In part 1 I discussed the value of information to companies and the impact it has on their growth and progress. We looked at some of the challenges in managing it and in this part 2 post we will look at a solution.
Quite simply, the solution to being able to effectively manage your company’s information is implementing and using a good knowledge management system. In today’s world, this is going to be a software application (good-bye filing cabinets!), generally on your server or in the cloud.
The purpose of a good knowledge management system is to give you the tools and functions that allow you to manage your data/knowledge/documents effectively and efficiently for their entire lifecycle.
This post will be solution agnostic, so I won’t go into the different options available on the market, rather I’ll go over the concepts and ideas you need to think about when picking one.
As always, the knowledge management software that is the best for you will depend on your specific needs and requirements.
Just like physical assets that have a finite lifespan of usage, so does information. We can break down the lifecycle of information into three broad stages; populating information, maintenance of information and archiving/deleting the information.
Each stage requires processes and functions for the whole system to work efficiently. Let’s look at each stage in detail.
The first step is actually getting people to use the system and sharing their information with others. Too often people hold onto their data locally, where it is inaccessible. If no one uses the system, it’s essentially useless.
The best way to get people involved is to use incentives. The most common incentive is to make it a part of a person’s KPI’s. That when it comes time to review their performance, one of the measurements is how much they have contributed to the ‘knowledge base’. You can get very creative here, but the point is that people need incentives to contribute.
What you’re looking for in a KMS (knowledge management system) are functions that support the type of incentive system you want to put in place. Reporting capability here is key; does my KMS give me the reports I need to keep track of who’s contributing what?
Once you have figured out how to get people involved, you then need to think about the actual process that allows information to be uploaded into the system. Broadly speaking there are two models here, ‘open’ and ‘closed’. The open model is where everyone is allowed to enter information into the system freely, the closed model is where there is some form of review before information is published – a form of quality control if you will.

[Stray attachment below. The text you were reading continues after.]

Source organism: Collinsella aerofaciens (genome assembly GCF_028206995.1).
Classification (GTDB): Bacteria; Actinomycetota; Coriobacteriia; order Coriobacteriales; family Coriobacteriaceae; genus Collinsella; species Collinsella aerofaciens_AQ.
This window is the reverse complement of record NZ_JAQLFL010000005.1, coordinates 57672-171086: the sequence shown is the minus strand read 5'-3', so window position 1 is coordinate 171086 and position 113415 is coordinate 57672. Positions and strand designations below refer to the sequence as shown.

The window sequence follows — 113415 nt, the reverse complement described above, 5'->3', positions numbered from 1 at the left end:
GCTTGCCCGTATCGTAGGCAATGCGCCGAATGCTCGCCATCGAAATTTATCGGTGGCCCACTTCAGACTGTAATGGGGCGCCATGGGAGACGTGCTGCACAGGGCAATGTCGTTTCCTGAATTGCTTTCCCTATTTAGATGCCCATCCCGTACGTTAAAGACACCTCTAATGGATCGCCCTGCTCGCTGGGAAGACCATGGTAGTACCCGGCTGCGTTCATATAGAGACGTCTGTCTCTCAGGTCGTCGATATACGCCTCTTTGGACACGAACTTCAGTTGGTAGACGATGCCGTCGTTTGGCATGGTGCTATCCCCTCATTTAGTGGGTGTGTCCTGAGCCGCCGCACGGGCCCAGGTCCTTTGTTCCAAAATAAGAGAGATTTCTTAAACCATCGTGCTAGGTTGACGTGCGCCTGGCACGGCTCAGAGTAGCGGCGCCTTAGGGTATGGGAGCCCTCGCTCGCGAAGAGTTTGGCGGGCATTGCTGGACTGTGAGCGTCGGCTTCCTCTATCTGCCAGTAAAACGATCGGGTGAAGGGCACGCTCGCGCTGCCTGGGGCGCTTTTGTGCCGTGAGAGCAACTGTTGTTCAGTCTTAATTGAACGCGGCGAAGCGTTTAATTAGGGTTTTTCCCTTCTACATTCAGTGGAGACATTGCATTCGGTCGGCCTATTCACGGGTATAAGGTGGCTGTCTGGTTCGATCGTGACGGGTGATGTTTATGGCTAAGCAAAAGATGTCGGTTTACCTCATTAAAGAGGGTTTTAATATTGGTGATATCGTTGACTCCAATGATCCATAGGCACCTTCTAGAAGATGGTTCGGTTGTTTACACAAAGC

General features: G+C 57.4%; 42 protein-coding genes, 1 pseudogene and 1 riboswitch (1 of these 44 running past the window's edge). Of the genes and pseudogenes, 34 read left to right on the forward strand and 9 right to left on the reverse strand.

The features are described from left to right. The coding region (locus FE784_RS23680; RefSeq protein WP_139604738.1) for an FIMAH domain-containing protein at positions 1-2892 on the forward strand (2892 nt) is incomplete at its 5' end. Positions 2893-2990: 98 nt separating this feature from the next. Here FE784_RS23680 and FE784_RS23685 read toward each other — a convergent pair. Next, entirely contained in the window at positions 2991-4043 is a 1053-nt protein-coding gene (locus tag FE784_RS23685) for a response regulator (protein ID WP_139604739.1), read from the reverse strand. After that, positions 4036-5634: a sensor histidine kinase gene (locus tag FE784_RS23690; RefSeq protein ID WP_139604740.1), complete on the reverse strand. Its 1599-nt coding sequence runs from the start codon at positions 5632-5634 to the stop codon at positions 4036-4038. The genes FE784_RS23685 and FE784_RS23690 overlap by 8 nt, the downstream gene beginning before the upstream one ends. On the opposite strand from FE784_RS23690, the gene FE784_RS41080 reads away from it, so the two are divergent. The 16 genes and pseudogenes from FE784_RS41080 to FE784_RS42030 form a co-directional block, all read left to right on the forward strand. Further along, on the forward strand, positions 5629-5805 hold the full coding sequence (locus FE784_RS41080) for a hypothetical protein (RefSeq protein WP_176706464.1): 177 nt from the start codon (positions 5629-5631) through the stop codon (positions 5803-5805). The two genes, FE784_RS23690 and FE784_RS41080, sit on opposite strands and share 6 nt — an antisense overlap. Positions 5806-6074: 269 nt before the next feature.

The open model is self-explanatory. A basic example of the closed model is where a person submits a document or article into the KMS and their manager then has to review and approve it before it’s published.
There are pros and cons to each model and you need to assess it based on your requirements. An open model generally means more submissions and less overhead, but potentially lower quality content. The closed model generally means the opposite. You could also go for a hybrid approach, where submissions are reviewed after they are published.
The KMS feature that is most relevant here is workflow customisation. Workflow customisation allows you to create custom workflows; ‘if a person uploads a document, then send an email to their manager for publishing approval’. Every company will have different processes, so it’s a good idea to find a KMS which is highly customisable in this area. Some more advanced systems have GUI based flowchart style workflow customisation.
Once the information resides in the KMS, you need to implement a process for reviewing pre-existing content to ensure it’s still current and relevant.
For example, at a previous company I worked at we had published instructions on how to setup your iPhone for corporate mail on the intranet (one common type of KMS). Problem was every time Apple released a new version of iOS, the document became obsolete and needed to be replaced or updated.
One of the biggest problems with maintaining pre-existing content is knowing who is responsible for it. Often the author is assumed to be the owner, but this was a poor solution as often you would find the author was no longer at the company. Delegation of content ownership to specific positions, say head of departments, was much more effective. So in this regard, you want a KMS that allows some form of ownership management. This ownership information can be recorded in metadata, which we will cover shortly.
It’s a good idea to periodically review everything that is in your KMS. Periodic reviews are made much easier when you have strong reporting capabilities. For example, being able to run a report on all documents uploaded more than 2 years ago.